The Creative Computing Research Group carries out multidisciplinary research at the intersection of Artificial Intelligence (machine learning), serious and fun gaming, and cognitive modelling to simulate a physical world either as a virtual, augmented or mixed reality environment.
Our goal is to develop computer brains capable of human-level creativity and to seek to understand better human creativity and creative behaviour, and in turn design computer brains that are capable of enhancing human creativity without necessarily being creative themselves.
We use a combination of devices, interactive methods and software tools and techniques to stimulate the five senses such as the university’s immersive dome, head-mounted displays, 3D displays, 3D sound, Brain-Computer Interfaces. in our work we have exploited several creativity virtual worlds, ranging from linguistic to musical to visual and artistic creativity. Computational (and problem solving) creativity is our top priority, and fun gaming the primary focus of our research on computational creativity.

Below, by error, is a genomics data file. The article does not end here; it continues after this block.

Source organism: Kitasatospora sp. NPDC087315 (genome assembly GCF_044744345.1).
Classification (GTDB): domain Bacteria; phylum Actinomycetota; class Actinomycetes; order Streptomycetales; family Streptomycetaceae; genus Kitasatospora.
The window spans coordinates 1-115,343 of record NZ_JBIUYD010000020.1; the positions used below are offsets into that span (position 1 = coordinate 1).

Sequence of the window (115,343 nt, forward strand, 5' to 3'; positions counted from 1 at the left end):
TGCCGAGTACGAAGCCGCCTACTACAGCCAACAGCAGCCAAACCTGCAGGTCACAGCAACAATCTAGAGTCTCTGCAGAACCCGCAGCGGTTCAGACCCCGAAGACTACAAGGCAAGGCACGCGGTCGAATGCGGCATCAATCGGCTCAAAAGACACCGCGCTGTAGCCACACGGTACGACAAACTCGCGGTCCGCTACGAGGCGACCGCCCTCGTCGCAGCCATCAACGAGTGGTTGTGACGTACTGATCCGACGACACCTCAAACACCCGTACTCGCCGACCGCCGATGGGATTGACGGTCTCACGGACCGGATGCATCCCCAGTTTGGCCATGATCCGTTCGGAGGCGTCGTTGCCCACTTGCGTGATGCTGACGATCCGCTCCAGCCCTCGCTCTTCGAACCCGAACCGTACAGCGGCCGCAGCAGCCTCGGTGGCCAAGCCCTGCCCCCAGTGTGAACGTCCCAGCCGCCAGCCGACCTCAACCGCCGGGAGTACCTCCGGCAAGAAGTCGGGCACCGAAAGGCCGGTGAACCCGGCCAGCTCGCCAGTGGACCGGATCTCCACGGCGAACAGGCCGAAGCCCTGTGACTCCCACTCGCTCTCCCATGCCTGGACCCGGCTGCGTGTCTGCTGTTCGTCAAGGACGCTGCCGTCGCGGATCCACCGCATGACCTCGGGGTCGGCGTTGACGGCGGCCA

One of our most notable game architectures, whose primary research was funded by EPSRC, is Lu-Lu, and its most recent counterpart Reflective Lu-Lu. It demonstrates how add-on architectures to open MMOGs and social network games (that combine machine learning, cognitive modelling and intelligent agents) can impact collaborative decision making on the go and in turn alter game playing strategies during game play. Recently, the group began exploiting inclusion of human behaviour traits such as selfishness and altruism to instil believability in their game agents.